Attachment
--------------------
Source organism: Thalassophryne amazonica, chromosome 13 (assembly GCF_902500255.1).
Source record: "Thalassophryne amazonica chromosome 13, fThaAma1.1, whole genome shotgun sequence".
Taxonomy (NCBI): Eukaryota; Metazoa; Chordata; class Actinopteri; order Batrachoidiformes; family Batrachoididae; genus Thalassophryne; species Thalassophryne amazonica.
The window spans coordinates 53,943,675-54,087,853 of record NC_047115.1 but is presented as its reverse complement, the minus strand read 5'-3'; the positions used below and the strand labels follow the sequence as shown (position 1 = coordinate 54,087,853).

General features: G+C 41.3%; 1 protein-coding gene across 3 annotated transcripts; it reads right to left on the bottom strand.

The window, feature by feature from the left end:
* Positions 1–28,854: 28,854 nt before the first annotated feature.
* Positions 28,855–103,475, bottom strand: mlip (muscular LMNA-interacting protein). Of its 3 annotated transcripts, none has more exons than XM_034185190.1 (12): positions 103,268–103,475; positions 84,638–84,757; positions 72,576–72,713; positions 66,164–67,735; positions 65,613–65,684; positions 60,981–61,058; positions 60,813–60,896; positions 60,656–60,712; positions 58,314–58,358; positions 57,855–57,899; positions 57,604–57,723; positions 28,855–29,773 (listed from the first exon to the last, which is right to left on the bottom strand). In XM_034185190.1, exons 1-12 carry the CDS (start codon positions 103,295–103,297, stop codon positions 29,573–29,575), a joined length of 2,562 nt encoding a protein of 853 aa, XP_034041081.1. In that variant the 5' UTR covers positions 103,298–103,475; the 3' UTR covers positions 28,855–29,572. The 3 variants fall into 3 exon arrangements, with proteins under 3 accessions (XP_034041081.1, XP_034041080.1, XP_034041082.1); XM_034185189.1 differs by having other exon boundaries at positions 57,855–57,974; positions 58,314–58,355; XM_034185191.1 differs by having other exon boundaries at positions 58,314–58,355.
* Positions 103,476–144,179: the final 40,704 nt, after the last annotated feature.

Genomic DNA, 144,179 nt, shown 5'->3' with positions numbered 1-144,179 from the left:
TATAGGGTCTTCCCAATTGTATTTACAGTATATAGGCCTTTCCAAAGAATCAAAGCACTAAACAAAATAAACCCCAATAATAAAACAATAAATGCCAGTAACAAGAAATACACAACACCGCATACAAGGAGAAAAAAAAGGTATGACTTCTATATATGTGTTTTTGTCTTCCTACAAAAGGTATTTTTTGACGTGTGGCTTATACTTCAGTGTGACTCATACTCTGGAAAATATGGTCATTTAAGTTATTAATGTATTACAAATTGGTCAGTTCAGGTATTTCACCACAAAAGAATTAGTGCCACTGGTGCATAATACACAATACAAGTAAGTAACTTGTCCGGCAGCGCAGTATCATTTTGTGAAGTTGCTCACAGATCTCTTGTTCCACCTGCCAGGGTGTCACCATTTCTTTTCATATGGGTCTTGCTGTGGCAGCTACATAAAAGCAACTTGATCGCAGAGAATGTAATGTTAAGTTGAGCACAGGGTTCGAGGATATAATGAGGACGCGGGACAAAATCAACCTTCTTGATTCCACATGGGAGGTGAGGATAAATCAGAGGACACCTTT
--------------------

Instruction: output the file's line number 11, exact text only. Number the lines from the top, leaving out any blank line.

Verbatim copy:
TATAGGGTCTTCCCAATTGTATTTACAGTATATAGGCCTTTCCAAAGAATCAAAGCACTAAACAAAATAAACCCCAATAATAAAACAATAAATGCCAGTAACAAGAAATACACAACACCGCATACAAGGAGAAAAAAAAGGTATGACTTCTATATATGTGTTTTTGTCTTCCTACAAAAGGTATTTTTTGACGTGTGGCTTATACTTCAGTGTGACTCATACTCTGGAAAATATGGTCATTTAAGTTATTAATGTATTACAAATTGGTCAGTTCAGGTATTTCACCACAAAAGAATTAGTGCCACTGGTGCATAATACACAATACAAGTAAGTAACTTGTCCGGCAGCGCAGTATCATTTTGTGAAGTTGCTCACAGATCTCTTGTTCCACCTGCCAGGGTGTCACCATTTCTTTTCATATGGGTCTTGCTGTGGCAGCTACATAAAAGCAACTTGATCGCAGAGAATGTAATGTTAAGTTGAGCACAGGGTTCGAGGATATAATGAGGACGCGGGACAAAATCAACCTTCTTGATTCCACATGGGAGGTGAGGATAAATCAGAGGACACCTTT